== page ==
CSE 230: Principles of Programming Languages
An OBJ3 Survival Guide
OBJ3 is not a programming language as such (though it can be used as one), and it may well be quite different from anything you have used before. In this case, it will take some effort to get used to it, and you cannot expect your experience to be very much like that of using C, Java, Pascal, or even ML and Prolog; you will need to develop some slightly different skills.
  1. OBJ3 is an interpreter, which means you can use it interactively. However, this is usually not a very good idea, because you are likely to make typing errors. Hence it is better to use it more as if it were a compiler, and input specs, reductions, etc. by reading a pre-prepared file into a running OBJ3. You will then debug that file iteratively, by inspecting the OBJ3 output, modifying the input, and running it again. It is most convenient to do this using a powerful editor (such as emacs, though any editor with comparable capabilities would be equally good), in which you can have one buffer for the input file and another for the output file, with the latter running in shell mode.
  2. A sufficiently powerful editor will also allow you to easily find a character position in your input file, and to search the output file buffer. The former is sometimes called for by OBJ3 error messages, and the latter can be useful, for example, when a large output file is produced by a trace. A sufficiently powerful editor also makes it easier to save output files. OBJ3 was actually designed to be used with a powerful editor having such capabilities.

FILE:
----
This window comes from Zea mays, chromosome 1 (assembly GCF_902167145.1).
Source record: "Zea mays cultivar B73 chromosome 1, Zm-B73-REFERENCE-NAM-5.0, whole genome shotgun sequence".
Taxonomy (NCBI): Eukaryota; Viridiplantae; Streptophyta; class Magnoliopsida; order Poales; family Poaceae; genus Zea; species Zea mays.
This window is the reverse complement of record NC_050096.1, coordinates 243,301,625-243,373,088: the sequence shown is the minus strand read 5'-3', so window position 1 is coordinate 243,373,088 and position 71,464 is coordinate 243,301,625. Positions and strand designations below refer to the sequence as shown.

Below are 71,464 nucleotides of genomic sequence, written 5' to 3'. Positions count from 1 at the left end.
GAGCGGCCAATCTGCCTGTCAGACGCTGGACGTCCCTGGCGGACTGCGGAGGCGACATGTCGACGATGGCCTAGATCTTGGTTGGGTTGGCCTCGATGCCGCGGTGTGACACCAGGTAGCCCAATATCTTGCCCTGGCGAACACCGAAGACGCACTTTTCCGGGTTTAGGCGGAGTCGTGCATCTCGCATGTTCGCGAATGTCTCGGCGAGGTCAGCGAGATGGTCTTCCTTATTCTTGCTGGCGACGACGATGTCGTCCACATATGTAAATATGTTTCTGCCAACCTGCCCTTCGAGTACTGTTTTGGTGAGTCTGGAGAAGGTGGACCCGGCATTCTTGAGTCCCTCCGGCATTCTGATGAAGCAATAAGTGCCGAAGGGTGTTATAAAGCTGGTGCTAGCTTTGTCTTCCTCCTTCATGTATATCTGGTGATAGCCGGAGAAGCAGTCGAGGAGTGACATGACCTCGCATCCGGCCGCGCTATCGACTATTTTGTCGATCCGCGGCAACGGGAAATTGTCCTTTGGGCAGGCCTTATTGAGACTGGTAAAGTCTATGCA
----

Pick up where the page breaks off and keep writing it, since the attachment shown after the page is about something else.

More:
3. OBJ3 is a term rewriting engine. Its main use is for specification and verification, i.e., for theorem proving (though it is also useful in certain programming situations, such as prototyping and small one-time applications). This gives it a very different character from most programming languages. In particular, every computation is a proof, because it is a sequence of valid applications of an inference rule of equational logic. Many features of an ordinary programming language are absent precisely because they would violate this logical soundness.
  4. Because OBJ3 has user-definable mixfix subsorted syntax, it has an extremely sophisticated parser for terms. Because it is impossible for a parser of this kind to always provide very specific error messages when it fails, you may have to be clever yourself sometimes.
  5. Because almost anything can be a lexical item, the parser requrires spaces between lexical items; the only exceptions are certain "special characters", which include
     , ( ) [ ] { }
    but not ".". Because many commands and declarations end with a period, that period must therefore be preceeded by a space, unless the previous character is a special character. (This is one of the most common errors that OBJ3 beginners make.) Also, due to the special role of the period, it is dangerous to use periods in user-defined operator syntax.